Thursday, July 24, 2014

Phyllis and flowers

Phyllis, my mother, was the first flower gardener I knew as a child and I have vivid memories of some of her flowers that grew in our yard from those early days in the late 1950s. I returned home to Manassas in 1985 after years of study and fun in New York City to find she had let flower gardening slide and I dreamed of rebuilding a big flowering garden. With a lot of free time and the suburban luxury of the big yard in I began to discover gardening and Phyllis has supported our garden delights ever since. I was inspired also after I worked for a few years in a flower shop in NYC, called Pure M├Ądderlake, where I learned the names of lots of cut flowers and developed a taste for some really nice varieties. In Manassas I had a chance to try and grow them if I could find them and make it work in our climate and soil. Seems from this flower gardening I have developed an ever expanding interest in the environment and the natural world. 

This week I set out to take Phyllis to a native plants ground cover talk hosted by the Virginia Native Plants Society downtown Manassas. It was a great experience to be in a room with some many people interested in local native plants and the speaker Janet Davis from Hill House Farm and Nursery was inspired giving us lots to think about in the way a garden is constructed and grown. I recognized several plants during the slide show from experiences in gardening and walking the trails of the area. This plant we brought home seems to be the same one I was obsessed with photographing on my hike out at the Battlefield recently that was growing and blooming throughout the meadows and at the woods edge. 

I hope it grows for us in our home garden as well as it does out in the open untended fields of the battlefield park . 
The home garden was looking good, full of flowers and creatures. A few of them I had close encounters with and brought back images to share. 

While staking and tying up tall flowers in the front flower beds I nearly jumped out of my skin when I lifted a long bough of phlox to step into the garden and nearly stepped right on top of this great eastern box turtle. It's the first time we have seen one in the garden. 

This lovely sphinx moth that looked like a small humming bird or a really big bumble bee was all over the flowering butterfly bush and other deep throat flower trumpets sipping the nectar. It's Moth Week so I was excited to get home and discover I had some images of a very cool one who lives and flies in daylight hours. Its called a Snowberry Clearwing Hemaris diffinis fully described in the hot link.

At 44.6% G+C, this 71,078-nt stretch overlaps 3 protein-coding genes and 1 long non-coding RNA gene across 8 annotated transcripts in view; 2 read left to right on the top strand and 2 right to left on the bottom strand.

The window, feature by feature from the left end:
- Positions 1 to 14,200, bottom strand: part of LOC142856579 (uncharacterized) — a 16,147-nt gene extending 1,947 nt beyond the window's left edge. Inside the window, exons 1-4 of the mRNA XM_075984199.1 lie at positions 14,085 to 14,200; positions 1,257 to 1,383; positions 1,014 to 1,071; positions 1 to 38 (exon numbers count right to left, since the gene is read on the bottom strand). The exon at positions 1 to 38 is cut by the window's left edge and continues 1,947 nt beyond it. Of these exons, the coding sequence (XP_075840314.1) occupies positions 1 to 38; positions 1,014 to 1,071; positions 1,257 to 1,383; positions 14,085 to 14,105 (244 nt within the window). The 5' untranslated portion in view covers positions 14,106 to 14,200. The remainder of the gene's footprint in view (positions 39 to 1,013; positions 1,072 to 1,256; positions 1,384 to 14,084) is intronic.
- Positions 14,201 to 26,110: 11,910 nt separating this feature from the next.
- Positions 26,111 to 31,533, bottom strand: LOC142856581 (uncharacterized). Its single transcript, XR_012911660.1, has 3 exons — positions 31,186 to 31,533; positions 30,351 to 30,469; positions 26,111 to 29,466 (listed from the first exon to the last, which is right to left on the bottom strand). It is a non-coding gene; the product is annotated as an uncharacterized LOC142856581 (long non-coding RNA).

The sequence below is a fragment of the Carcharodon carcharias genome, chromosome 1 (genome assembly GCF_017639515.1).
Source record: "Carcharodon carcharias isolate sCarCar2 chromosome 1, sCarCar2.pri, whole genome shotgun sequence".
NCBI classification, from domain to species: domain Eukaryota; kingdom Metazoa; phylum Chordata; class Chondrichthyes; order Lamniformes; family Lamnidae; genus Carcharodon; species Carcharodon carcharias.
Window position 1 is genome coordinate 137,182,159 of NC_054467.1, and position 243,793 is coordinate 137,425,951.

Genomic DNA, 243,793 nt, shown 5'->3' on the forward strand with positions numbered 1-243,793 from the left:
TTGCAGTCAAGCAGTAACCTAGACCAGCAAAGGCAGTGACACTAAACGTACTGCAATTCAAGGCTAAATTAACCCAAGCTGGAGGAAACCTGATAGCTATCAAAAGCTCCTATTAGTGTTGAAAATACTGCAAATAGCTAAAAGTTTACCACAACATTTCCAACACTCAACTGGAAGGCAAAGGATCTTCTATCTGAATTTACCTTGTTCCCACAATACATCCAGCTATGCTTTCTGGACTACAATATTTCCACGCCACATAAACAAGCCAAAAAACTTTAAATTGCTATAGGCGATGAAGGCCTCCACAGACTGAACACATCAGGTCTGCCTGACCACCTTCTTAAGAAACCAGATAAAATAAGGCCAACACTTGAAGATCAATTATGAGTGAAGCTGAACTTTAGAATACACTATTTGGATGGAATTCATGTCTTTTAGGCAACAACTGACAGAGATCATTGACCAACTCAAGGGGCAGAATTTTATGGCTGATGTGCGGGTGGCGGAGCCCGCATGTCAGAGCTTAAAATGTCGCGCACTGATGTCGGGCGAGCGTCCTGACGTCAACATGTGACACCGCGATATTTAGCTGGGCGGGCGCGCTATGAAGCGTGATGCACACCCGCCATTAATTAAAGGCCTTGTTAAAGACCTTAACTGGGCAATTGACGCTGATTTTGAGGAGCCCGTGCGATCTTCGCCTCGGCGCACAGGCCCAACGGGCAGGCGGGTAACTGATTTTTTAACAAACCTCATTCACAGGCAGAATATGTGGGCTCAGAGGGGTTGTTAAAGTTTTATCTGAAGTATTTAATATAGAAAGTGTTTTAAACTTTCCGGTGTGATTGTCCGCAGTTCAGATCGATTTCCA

Sweet gum or Liquid amber tree by the old Koi pond still stands out in the back yard.
Virginia Creeper native vine 

 Our neighbor down Lomond Drive has six honey bee hives discreetly located behind a six foot tall fence and those bees are regular visitors now to the flowers and especially the purple flowering hyssop that smells like licorice candy when you crush the leaves. Makes me wonder if sipping that nectar impacts the flavor of his honey?

Last but not least the birds were always on my mind and in view when I looked for them in the trees around the house. These cardinals showed up twice and the catbird modeled in a low branch of the crepe myrtle trees for a nice portrait. 

I think I remember in grade school we were given little golden books to help identify various things like an adult I use books and now the internet to look up what I can. Though I never liked to read as a kid those picture books were endlessly interesting because of the great pictures and they helped me look more closely at the world around us where we played in the back yard and on trips to SW Virginia the woods the fields where we learned to respect the dangers and appreciate the other creatures in the world. It feels like I still have a lot to learn about the world around us.

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